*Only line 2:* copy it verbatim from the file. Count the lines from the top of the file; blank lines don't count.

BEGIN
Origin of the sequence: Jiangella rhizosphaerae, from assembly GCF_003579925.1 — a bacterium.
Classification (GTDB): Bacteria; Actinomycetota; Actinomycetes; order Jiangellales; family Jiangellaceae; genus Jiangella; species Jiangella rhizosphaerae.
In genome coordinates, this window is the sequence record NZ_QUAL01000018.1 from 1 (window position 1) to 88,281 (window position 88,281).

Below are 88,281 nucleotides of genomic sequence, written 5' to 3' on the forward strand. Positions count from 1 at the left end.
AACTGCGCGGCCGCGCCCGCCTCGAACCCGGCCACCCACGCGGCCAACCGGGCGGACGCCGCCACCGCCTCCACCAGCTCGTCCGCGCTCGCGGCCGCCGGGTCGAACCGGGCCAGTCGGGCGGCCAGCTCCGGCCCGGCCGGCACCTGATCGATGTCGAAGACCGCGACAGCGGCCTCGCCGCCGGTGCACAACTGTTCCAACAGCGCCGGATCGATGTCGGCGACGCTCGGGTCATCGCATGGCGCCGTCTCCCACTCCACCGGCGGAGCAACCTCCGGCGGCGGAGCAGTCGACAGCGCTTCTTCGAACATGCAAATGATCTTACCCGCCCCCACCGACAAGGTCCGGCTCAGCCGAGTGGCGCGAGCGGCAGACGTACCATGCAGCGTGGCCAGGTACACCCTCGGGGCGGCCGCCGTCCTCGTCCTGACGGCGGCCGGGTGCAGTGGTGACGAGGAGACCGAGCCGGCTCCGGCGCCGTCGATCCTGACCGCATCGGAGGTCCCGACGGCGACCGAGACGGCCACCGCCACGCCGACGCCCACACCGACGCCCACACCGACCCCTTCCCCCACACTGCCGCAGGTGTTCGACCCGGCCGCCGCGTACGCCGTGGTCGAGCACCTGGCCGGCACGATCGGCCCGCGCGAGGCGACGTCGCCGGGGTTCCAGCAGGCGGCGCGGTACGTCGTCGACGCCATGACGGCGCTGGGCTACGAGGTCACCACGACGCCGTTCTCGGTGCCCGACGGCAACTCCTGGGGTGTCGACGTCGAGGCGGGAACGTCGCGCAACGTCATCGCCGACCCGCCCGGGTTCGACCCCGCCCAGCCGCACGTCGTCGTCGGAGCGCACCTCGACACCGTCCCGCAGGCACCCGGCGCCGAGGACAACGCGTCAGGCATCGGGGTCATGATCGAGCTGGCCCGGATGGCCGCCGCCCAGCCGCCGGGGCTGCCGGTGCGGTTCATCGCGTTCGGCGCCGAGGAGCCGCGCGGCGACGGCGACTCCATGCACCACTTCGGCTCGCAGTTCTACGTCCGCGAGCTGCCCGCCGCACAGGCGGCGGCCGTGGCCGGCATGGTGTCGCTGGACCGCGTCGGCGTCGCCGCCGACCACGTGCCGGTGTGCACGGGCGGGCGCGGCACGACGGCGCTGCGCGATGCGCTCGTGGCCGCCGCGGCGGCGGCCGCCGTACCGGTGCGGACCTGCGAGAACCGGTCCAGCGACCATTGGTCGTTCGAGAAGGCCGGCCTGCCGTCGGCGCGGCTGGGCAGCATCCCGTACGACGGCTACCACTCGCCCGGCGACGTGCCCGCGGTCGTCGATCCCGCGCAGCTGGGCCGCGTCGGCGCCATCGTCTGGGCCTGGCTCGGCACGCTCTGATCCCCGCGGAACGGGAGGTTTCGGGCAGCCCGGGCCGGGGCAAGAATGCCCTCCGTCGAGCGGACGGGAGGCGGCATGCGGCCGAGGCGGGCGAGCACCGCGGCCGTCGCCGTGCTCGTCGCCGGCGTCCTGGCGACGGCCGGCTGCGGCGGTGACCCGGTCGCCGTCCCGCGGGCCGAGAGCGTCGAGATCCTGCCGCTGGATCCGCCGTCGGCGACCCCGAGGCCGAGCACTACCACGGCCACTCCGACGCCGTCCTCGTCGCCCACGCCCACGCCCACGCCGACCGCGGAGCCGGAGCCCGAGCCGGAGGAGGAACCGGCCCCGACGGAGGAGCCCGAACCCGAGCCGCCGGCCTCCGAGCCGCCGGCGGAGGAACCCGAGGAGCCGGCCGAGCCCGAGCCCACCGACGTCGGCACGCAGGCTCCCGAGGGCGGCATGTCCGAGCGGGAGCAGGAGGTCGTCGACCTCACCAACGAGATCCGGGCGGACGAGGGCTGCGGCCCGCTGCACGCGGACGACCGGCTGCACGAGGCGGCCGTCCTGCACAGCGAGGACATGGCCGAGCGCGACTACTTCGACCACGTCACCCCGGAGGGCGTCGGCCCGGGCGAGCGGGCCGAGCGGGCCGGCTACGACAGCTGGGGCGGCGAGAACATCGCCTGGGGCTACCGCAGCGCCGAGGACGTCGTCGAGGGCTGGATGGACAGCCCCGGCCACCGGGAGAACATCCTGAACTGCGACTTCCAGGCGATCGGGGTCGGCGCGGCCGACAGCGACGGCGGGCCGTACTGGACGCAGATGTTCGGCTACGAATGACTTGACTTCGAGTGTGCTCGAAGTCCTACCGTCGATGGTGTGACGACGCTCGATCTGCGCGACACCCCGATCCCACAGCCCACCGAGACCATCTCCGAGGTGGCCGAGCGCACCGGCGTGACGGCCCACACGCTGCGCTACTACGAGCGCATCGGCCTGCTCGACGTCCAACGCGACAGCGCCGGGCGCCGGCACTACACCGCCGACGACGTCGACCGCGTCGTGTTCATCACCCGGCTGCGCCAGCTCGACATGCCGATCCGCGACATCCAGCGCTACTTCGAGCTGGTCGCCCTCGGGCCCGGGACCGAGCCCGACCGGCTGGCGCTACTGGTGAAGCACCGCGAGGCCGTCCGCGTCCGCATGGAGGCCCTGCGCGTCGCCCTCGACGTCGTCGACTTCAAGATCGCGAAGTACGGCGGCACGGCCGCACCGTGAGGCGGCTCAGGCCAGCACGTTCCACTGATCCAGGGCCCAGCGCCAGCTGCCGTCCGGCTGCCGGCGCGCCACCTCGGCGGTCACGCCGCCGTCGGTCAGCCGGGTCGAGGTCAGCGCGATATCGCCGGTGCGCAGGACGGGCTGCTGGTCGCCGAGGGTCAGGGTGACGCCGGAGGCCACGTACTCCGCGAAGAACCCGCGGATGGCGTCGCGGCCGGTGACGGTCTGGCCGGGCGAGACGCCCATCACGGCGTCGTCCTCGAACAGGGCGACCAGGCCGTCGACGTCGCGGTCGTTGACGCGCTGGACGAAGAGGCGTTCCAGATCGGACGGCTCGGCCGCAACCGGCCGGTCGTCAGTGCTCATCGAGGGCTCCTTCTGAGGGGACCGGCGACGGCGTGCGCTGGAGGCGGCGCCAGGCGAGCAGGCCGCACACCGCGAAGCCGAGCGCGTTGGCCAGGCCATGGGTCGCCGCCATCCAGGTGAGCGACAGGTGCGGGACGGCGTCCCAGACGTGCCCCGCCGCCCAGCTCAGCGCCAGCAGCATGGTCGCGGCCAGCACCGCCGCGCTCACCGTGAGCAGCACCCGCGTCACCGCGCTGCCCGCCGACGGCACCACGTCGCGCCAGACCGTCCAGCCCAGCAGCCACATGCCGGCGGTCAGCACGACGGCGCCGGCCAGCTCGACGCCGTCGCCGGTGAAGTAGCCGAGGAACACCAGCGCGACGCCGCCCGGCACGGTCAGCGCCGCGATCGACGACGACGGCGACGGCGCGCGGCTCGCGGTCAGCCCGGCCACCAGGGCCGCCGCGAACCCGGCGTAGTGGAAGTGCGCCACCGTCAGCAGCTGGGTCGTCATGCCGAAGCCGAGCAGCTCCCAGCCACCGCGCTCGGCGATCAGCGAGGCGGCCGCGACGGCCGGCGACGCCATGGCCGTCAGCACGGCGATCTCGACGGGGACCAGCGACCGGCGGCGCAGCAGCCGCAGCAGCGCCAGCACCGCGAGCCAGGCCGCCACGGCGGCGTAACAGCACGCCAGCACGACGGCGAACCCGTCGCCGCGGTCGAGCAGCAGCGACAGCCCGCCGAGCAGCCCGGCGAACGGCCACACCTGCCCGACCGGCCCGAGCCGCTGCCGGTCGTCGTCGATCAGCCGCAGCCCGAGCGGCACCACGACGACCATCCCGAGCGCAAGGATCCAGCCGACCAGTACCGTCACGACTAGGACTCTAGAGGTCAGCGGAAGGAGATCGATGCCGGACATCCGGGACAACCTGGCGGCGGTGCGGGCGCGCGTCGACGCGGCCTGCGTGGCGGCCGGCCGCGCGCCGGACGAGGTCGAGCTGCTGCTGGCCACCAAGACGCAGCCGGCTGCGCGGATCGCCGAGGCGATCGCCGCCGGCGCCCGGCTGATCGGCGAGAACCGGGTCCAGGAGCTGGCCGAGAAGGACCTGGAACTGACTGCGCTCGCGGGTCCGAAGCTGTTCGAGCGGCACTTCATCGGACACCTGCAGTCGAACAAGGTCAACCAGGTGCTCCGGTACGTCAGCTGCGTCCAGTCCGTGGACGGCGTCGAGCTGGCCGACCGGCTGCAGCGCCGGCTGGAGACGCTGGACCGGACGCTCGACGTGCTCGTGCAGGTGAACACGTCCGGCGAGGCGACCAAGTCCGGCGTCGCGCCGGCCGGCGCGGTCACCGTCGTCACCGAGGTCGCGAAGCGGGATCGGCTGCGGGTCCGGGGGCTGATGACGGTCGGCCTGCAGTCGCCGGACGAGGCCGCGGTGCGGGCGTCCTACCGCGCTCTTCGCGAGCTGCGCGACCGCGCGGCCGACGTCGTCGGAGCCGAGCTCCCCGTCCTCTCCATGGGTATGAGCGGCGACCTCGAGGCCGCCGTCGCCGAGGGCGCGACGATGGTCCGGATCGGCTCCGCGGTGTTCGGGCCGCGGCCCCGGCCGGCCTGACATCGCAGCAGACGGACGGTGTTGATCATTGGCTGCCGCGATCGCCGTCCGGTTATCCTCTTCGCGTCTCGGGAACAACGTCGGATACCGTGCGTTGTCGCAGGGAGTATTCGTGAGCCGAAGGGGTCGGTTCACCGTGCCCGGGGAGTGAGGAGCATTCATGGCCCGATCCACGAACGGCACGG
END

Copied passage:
Classification (GTDB): Bacteria; Actinomycetota; Actinomycetes; order Jiangellales; family Jiangellaceae; genus Jiangella; species Jiangella rhizosphaerae.